Latest Infectious Disease News
WEDNESDAY, Oct. 11, 2017 (HealthDay News) -- Two experimental vaccines against the deadly Ebola virus are able to trigger an immune response that lasts for at least a year, a new clinical trial has found.
Experts said the results give more support to one of the vaccines, in particular.
That trial was done in Guinea during the Ebola epidemic that swept across several West African nations between 2013 and 2016.
The outbreak ultimately killed more than 11,000 people and likely sickened nearly 29,000, according to the U.S. Centers for Disease Control and Prevention.
The new study was done in Liberia and enrolled 1,500 adults. Researchers tested rVSV-ZEBOV, along with another experimental vaccine called ChAd3-EBO-Z.
They found that both vaccines elicited an immune system response against Ebola.
Almost 84 percent of people given the rVSV-ZEBOV and 71 percent of those given the ChAd3-EBO-Z vaccine developed antibodies against the virus within a month.
And most were still showing an immune response after one year.
That's the main new finding from the trial, said Thomas Geisbert, an Ebola researcher who was not involved in the study.
"This shows there's some durability of the immune response, which is important," said Geisbert, a professor of microbiology and immunology at the University of Texas Medical Branch in Galveston.
He added, though, that it's not clear how significant that lasting immune response might be.
Dr. Clifford Lane, the senior researcher on the new study, agreed.
"We don't know what level of antibody response is needed to prevent Ebola disease," explained Lane, of the U.S. National Institute of Allergy and Infectious Diseases (NIAID).
The researchers were not able to study the vaccines' ability to prevent the disease because the Liberia epidemic ended before the trial got to that stage.
Still, Geisbert said, coupled with the earlier trial, the findings "solidify rVSV-ZEBOV as the leading Ebola vaccine candidate."
Ebola has been recognized since 1976, and has become infamous for its gruesome lethality -- in some cases, causing patients to hemorrhage internally and externally. On average, the fatality rate is 50 percent, according to the World Health Organization.
In the trial reported last year, researchers found that the rVSV-ZEBOV vaccine was "100 percent" effective when given in a "ring vaccination" approach.
It works like this: Once an Ebola infection is confirmed, health workers try to contact the victim's friends, family and others who might have been exposed, so they can be vaccinated.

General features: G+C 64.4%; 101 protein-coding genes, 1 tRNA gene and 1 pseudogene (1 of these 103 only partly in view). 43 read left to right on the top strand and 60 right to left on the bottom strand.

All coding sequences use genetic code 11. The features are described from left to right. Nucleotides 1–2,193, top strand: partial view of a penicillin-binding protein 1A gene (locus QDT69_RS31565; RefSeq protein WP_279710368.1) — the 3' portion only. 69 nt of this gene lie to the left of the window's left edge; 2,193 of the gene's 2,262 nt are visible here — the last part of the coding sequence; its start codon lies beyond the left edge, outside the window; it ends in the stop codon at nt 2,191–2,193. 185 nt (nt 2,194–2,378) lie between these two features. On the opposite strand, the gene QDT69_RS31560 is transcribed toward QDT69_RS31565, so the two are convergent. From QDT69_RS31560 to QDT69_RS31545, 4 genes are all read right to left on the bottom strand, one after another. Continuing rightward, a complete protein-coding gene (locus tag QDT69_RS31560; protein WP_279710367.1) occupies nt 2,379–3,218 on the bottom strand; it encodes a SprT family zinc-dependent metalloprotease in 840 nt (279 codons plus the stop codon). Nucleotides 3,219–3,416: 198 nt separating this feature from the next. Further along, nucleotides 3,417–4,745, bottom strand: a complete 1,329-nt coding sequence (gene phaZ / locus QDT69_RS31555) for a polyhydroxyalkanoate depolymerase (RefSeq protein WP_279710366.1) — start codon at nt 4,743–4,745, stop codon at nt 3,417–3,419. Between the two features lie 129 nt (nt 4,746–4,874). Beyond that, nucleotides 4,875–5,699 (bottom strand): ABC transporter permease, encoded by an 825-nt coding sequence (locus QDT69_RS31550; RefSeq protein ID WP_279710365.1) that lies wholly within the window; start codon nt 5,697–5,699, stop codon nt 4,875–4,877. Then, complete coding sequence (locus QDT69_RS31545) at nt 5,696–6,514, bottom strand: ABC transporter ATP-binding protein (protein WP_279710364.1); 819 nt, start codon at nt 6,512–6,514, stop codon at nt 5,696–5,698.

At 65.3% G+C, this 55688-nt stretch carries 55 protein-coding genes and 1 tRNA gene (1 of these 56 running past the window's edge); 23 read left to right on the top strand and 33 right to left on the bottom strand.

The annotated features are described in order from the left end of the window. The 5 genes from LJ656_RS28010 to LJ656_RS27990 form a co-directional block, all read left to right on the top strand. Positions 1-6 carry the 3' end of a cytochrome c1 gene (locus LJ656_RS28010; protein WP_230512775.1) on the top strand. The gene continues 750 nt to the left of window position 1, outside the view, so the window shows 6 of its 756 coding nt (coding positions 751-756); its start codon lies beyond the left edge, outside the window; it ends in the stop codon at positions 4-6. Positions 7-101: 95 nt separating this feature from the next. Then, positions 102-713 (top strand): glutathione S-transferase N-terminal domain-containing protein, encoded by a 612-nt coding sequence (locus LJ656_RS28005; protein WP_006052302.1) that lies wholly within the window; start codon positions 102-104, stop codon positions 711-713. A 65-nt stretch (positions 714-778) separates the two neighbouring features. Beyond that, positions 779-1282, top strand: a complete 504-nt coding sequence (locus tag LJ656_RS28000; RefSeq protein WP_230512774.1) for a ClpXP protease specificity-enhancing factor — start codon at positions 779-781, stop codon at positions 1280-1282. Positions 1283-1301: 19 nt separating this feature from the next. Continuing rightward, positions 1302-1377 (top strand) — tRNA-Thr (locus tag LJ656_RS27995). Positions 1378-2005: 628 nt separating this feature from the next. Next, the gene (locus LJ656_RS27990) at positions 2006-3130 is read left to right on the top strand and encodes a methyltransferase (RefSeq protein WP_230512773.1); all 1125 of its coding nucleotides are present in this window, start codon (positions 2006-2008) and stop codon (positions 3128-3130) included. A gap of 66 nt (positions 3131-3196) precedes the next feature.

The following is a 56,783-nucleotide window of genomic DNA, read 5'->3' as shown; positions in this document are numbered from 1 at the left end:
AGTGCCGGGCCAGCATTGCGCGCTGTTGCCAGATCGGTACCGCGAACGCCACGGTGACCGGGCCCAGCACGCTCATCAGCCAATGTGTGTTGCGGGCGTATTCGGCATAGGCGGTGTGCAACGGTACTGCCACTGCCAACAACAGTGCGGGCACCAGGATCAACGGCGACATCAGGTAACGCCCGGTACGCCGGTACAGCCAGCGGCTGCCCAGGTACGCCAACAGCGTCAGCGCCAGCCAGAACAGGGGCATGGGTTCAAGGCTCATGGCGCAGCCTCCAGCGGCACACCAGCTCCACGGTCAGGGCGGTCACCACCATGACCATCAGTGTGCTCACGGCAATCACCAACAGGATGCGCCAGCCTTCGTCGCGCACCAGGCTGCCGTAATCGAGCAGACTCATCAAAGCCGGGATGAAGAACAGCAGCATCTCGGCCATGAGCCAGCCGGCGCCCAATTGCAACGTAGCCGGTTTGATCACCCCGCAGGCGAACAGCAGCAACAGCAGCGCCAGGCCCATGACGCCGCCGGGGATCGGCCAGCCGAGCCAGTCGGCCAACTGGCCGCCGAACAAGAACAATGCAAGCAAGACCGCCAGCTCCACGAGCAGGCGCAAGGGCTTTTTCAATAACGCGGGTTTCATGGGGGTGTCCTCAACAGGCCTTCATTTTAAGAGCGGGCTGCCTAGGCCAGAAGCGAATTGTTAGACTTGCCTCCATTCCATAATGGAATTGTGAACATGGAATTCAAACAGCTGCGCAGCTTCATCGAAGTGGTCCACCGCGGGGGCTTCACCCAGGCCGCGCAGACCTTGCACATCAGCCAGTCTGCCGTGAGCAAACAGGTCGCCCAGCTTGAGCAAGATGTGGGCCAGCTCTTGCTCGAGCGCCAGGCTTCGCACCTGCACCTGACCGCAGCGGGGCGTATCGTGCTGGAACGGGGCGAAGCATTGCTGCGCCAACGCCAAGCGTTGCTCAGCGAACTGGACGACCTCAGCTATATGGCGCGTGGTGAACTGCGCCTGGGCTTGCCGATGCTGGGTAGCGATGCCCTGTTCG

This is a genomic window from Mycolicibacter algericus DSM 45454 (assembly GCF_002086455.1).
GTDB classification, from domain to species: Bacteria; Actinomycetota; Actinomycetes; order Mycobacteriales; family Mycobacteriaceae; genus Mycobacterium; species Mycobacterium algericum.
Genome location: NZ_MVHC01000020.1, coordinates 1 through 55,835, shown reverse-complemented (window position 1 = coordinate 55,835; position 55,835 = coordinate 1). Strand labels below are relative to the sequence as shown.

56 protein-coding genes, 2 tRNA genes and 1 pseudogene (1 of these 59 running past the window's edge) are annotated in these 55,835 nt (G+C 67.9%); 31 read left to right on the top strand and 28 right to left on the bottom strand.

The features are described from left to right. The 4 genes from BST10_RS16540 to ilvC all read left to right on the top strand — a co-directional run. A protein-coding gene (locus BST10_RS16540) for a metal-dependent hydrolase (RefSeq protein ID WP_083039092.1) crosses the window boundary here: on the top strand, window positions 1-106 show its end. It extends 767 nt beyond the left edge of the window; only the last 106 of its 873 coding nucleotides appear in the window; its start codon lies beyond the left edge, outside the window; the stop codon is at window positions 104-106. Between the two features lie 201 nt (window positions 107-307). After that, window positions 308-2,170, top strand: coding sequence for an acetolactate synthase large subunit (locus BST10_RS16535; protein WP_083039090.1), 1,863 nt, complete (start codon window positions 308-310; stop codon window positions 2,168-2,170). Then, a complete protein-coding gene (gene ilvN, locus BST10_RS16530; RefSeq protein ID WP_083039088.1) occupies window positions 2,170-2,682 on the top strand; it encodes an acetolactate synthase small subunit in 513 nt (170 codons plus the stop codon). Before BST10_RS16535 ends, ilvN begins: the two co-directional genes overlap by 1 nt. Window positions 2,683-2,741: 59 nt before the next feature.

It's not entirely clear how an effective vaccine would be deployed, said Dr. Jesse Goodman, an infectious disease specialist at Georgetown University Medical Center in Washington, D.C.
Ring vaccination is one way, he said. Or if an outbreak were larger, he added, it might be best to vaccinate people in a given geographic area.
Pre-emptively vaccinating health care workers who will be exposed to Ebola patients is another strategy, said Goodman, who had no role in the current study.
The rVSV-ZEBOV vaccine is made from an animal virus genetically engineered to carry an Ebola virus gene, according to NIAID. It was developed by the Public Health Agency of Canada.
The vaccine has not yet been approved by any regulatory agency. But Merck, its manufacturer, reached an agreement with the nonprofit Gavi, the Vaccine Alliance, to stockpile 300,000 doses in advance of another outbreak.
"Ideally," Goodman said, "we'd like to have more than one effective vaccine." That's partly because the rVSV-ZEBOV vaccine targets only one Ebola strain.
According to Goodman, the vaccine trials show that it's possible to run rigorous studies during an outbreak.
Experimental vaccines were in existence when the recent outbreak struck because scientists had been developing them as a bioterror defense.
But it took time to get the trials running. The current study launched in February 2015 -- which ended up being too late to get "more definitive answers," Goodman pointed out.
With more advance planning, he said, future trials could get going sooner.
"We need to do even better next time," Goodman said.
The study appears in the Oct. 12 issue of the New England Journal of Medicine.
Copyright © 2017 HealthDay. All rights reserved.
SOURCES: H. Clifford Lane, M.D., deputy director, clinical research and special projects, U.S. National Institute of Allergy and Infectious Diseases; Thomas Geisbert, Ph.D., professor, microbiology and immunology, University of Texas Medical Branch, Galveston; Jesse Goodman, M.D., M.P.H., professor, medicine, Georgetown University Medical Center, Washington, D.C.; Oct. 12, 2017, New England Journal of Medicine